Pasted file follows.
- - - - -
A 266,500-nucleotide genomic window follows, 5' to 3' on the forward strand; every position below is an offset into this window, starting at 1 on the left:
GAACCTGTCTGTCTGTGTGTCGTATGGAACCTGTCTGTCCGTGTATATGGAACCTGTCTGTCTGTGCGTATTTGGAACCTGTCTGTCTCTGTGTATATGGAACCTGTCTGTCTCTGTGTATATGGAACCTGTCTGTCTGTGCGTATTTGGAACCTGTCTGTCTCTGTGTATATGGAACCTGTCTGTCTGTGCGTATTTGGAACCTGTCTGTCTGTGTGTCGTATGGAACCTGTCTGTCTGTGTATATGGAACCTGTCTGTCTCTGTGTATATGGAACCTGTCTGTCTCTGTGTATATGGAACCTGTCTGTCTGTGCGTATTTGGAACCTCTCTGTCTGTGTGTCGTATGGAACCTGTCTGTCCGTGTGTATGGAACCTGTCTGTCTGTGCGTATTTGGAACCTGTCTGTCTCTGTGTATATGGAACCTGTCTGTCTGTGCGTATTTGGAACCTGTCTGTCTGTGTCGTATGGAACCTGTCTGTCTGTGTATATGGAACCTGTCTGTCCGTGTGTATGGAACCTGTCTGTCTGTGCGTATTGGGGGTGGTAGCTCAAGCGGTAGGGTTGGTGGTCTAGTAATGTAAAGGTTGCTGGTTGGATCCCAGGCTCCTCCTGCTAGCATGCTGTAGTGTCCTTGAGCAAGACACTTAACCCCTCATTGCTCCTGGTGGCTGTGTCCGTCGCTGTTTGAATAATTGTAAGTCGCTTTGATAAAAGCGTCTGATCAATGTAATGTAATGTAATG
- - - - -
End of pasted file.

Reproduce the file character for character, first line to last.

A 266,500-nucleotide genomic window follows, 5' to 3' on the forward strand; every position below is an offset into this window, starting at 1 on the left:
GAACCTGTCTGTCTGTGTGTCGTATGGAACCTGTCTGTCCGTGTATATGGAACCTGTCTGTCTGTGCGTATTTGGAACCTGTCTGTCTCTGTGTATATGGAACCTGTCTGTCTCTGTGTATATGGAACCTGTCTGTCTGTGCGTATTTGGAACCTGTCTGTCTCTGTGTATATGGAACCTGTCTGTCTGTGCGTATTTGGAACCTGTCTGTCTGTGTGTCGTATGGAACCTGTCTGTCTGTGTATATGGAACCTGTCTGTCTCTGTGTATATGGAACCTGTCTGTCTCTGTGTATATGGAACCTGTCTGTCTGTGCGTATTTGGAACCTCTCTGTCTGTGTGTCGTATGGAACCTGTCTGTCCGTGTGTATGGAACCTGTCTGTCTGTGCGTATTTGGAACCTGTCTGTCTCTGTGTATATGGAACCTGTCTGTCTGTGCGTATTTGGAACCTGTCTGTCTGTGTCGTATGGAACCTGTCTGTCTGTGTATATGGAACCTGTCTGTCCGTGTGTATGGAACCTGTCTGTCTGTGCGTATTGGGGGTGGTAGCTCAAGCGGTAGGGTTGGTGGTCTAGTAATGTAAAGGTTGCTGGTTGGATCCCAGGCTCCTCCTGCTAGCATGCTGTAGTGTCCTTGAGCAAGACACTTAACCCCTCATTGCTCCTGGTGGCTGTGTCCGTCGCTGTTTGAATAATTGTAAGTCGCTTTGATAAAAGCGTCTGATCAATGTAATGTAATGTAATG